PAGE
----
05.-06. May 2006
“Whenever we talk about the individual we mean a subject that is entangled in the adventure of its self-preservation and that experimentally wants to find out the best way of life”, Sloterdijk claimed in an interview with Carlos Oliveira in 1994. And as a diagnosis about self-related techniques in contemporary post-religious culture, Sloterdijk put forward the formula: “Self-preservation plus Self-Experimentation equals Self-Intensification” and to intensify always implies: to risk.
Taking into account such a view, it might not be surprising that it was the era of enlightenment that first brought about a sanctification of self-experimentation as an obligatory step in the process of developing new drugs within pharmaceutical research. Due to ethical reasons concerning debates on the legitimacy of human experimentation the researcher himself should, as Lawrence Altman has pointed out, “go first” in taking primary risks.
With a rising interest in psychology, however, 19th century life-sciences were confronted with the question of how to gain scientific knowledge about processes that took place in an interior and individual space inaccessible from the outside. It was this context in which self-experimentation gained an epistemological status that transcended the realm of risk management and ethical concerns. Whenever self-experimentation was epistemologically inevitable it was thus intrinsically tied to an experimentation of the Self through introspective methods.
Self-relations in this context gained an aesthetic (aisthesis) aspect and simultaneously aesthetics became closely linked to experimental psychology. Most notably, Gustav Theodor Fechner argued for a bottom-up aesthetics based on introspectively observed sensory perceptions that could only proceed inductively. As psychological experimentation at the time was based mainly on physiological measurements, however, aesthetic perception was now linked to measurable vital functions on the one hand and to subjectivity on the other. Aesthetics shifted its interest from the objects/works of arts and The Beautiful to the subject that perceived and felt; not something was aesthetically pleasing but a subject, someone underwent an aesthetic experience.
The work of the English Artist Neal White oscillates between and refers to the various fields addressed above. As an artist in residence at the National Institute for Medical Researchart (Wellcome Trust, London) he became interested in self-experimental practices and the roles they play within scientific research as well as in their relation to self-techniques within contemporary culture. During this year Neal White has, amongst other things, edited a short booklet entitled “The Self-Experimenter” that was accompanied by a reenactment of an Yves Klein event from the 1950s. The main idea was to make people drink a cocktail that would dye their urine methyl-blue for a few days. The aesthetic experience was thus materially induced into the body with lasting effects; the recipient was transformed into a self-experimenter, a bottom-up aesthetic in a Fechnerian way; and White was seriously confronted with the concerns of an ethics commission thus negotiating on the threshold between ethics and aesthetics.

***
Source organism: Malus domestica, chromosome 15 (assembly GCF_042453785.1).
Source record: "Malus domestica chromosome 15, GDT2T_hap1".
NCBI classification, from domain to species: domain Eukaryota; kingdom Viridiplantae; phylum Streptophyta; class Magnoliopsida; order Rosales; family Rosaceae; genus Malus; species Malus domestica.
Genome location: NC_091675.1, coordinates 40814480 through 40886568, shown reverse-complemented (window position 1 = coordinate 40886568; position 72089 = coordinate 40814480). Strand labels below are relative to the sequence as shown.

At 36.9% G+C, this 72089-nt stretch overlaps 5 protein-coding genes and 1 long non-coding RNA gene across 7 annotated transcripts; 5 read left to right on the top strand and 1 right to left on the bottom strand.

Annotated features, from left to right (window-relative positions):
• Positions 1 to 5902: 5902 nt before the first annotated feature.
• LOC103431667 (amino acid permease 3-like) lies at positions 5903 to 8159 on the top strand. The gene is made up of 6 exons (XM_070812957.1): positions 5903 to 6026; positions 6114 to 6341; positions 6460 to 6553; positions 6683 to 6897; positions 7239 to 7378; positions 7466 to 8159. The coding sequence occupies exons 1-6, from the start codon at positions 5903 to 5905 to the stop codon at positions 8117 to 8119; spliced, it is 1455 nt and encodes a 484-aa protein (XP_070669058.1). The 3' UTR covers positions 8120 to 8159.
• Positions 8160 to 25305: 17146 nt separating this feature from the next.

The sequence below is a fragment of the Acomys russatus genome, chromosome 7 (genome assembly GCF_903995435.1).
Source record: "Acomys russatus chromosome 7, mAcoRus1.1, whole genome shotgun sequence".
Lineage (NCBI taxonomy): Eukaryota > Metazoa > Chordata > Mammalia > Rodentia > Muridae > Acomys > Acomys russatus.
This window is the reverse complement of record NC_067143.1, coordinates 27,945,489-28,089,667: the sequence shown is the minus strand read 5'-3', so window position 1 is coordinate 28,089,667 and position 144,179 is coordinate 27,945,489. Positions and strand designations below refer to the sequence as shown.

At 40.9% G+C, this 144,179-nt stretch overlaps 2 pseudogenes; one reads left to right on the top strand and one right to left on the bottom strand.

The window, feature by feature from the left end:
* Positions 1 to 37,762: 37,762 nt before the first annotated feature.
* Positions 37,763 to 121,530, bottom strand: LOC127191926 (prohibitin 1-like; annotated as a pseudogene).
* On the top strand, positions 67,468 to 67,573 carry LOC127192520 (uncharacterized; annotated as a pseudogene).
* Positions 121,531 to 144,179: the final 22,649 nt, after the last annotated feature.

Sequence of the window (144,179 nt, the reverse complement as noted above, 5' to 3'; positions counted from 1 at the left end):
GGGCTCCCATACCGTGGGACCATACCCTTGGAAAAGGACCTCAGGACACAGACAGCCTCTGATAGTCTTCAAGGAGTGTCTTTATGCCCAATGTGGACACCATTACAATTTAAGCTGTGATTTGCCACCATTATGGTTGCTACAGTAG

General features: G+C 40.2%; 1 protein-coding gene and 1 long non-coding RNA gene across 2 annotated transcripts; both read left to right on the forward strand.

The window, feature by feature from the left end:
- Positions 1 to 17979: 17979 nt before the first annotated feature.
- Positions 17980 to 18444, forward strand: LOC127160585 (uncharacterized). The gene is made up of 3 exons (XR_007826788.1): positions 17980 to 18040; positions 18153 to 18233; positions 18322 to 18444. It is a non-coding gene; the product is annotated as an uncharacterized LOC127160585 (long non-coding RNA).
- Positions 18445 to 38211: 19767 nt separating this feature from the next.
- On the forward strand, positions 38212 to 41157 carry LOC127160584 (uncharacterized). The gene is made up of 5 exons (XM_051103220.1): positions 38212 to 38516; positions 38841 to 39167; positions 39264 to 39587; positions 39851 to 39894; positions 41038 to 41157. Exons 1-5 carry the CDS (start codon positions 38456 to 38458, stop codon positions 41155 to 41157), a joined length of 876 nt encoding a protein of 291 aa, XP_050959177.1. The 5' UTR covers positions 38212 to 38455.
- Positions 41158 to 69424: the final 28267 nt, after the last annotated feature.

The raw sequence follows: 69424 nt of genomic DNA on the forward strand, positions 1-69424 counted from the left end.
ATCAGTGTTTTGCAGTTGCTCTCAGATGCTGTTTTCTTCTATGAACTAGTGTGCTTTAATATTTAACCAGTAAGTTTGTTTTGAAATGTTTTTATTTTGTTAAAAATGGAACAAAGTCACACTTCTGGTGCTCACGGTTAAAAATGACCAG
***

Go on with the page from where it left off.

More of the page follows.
Stretching from Neal White’s artistic reflections about scientific as well as non-scientific self-techniques to scientific, sociological and historical perspectives, it is the aim of this workshop to analyze how different practices and techniques of approaching oneself change and shape concepts of subjectivity and self-ness and vice versa. In a timeframe ranging from the 1850s to today, it aims at investigating techniques of Self-Rapport and their respective media as practices that produce traces constitutive of the self-conscious subject in the first place. Analyses of historical examples as well as contemporary practices will open new perspectives on the history and theory of subjectivity, as well as to interrelations between the formation of ethical and aesthetic concepts.
|Moderation: Britta Lange|
|14.00 Neal White: Let' Experiment with Ourselves|
|15.00 Luciana Caliman: The Biological Moral of Attention in 19th Century|
|16.30 Jürgen Daiber: "Experimenting with your own Body": On the Specific Form and Practice of a Romantic Self-Experiment|
|Katrin Solhdju: From Soulful Plants to 'Pure Experience'|
|Moderation: Lambert Williams|
|10.00 Mark Butler: Experiential Observation - the Playful Challenges of Self-Experimentation|
|11.00 Annette Bitsch: Self-Experimentation in Surrealism|
|13.30 Nicolas Langlitz and Honza Samotar: Tripping in Solitude|
|Veranstaltungsort: Max-Planck-Institut für Wissenschaftsgeschichte, Boltzmannstraße 22, 14195 Berlin|
Veranstaltungsort: BAR - Karl-Marx-Allee 36 - 10178 Berlin
Dies ist ein Beispieltext, der erst noch ein richtiger Text werden soll. Wenn er richtig ausformuliert und groß und erwachsen geworden ist, kann er tolle Geschichten erzählen und ist dann auch wer. Aber so lange steht er hier nur als Exempel für einen richtig erwachsenen und voll ausformulierten Text, der auch einen Sinn hat und deshalb besser hier stehen sollte. Aber so ist das Leben. Ora et labora. Sei es drum. Seine Funktion erfüllt dieser Text auch so.
Kontakt: Katrin Solhdju email@example.com